But this isn’t just about a lack of motivation. There are a lot of reasons you can fail to meet a goal that aren’t actually your fault. So do me a favor. Make sure your objective is something you can control. If promotions only open up at work when someone retires, a goal to get promoted in the next three months can only be achieved if someone retires in the next three months. You might put all the work and effort in to deserve a promotion, but if you have no control over when the opportunity comes, it’s easy to get discouraged.
All I’m saying is take off the rose-colored glasses and be honest about what you’re able to achieve from where you are. If you make a goal that propels you forward, you’ll be able to go even further the next time.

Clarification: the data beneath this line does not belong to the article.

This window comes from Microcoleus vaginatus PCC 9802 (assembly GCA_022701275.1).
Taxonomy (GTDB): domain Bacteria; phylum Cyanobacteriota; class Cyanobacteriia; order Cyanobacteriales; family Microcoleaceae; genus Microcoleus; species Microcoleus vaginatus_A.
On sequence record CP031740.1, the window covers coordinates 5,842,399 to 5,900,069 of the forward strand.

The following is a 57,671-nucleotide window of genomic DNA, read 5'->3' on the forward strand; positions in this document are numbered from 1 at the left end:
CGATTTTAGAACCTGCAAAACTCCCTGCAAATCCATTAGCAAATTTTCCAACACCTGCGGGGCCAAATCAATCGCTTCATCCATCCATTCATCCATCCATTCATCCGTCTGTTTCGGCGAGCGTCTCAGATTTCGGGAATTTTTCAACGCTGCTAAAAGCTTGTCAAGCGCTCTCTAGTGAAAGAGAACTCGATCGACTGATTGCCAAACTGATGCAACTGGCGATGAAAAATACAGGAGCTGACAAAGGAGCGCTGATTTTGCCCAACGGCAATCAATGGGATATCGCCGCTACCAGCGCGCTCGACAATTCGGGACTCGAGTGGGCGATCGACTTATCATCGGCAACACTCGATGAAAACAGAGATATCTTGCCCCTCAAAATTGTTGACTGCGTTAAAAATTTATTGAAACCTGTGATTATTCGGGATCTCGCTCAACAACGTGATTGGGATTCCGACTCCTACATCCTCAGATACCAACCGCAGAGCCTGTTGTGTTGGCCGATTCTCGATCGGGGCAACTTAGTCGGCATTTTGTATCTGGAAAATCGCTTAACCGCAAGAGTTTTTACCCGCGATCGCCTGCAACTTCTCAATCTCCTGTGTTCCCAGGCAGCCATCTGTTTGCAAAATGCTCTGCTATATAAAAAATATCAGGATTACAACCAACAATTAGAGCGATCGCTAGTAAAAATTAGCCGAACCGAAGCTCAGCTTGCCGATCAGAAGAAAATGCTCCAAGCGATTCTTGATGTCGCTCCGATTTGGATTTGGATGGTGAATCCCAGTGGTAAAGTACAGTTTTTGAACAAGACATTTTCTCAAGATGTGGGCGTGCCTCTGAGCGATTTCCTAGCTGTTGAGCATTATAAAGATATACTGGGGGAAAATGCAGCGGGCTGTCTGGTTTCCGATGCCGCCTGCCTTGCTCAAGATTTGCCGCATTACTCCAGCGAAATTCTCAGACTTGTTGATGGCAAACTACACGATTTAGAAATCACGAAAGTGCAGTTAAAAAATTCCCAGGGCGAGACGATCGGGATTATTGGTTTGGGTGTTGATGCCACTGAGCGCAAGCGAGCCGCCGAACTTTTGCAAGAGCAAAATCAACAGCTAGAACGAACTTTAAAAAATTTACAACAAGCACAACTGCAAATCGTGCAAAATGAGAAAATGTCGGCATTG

Get Out of Your Comfort Zone
Alright, here comes the awesome inspirational goodness I know you all came here for.
So I just harped on realistic goals, and your goals should definitely be things that you: 1.) believe you can actually accomplish and 2.) have control over. But they should also 3.) push your limits. If you answer every work email you get within 30 minutes, a goal to answer every work email you get in 25 minutes is boring. It’s not helping you, it’s not helping your co-workers, it’s not providing any extra value to your life, and it’s only improving on something you’re already pretty good at.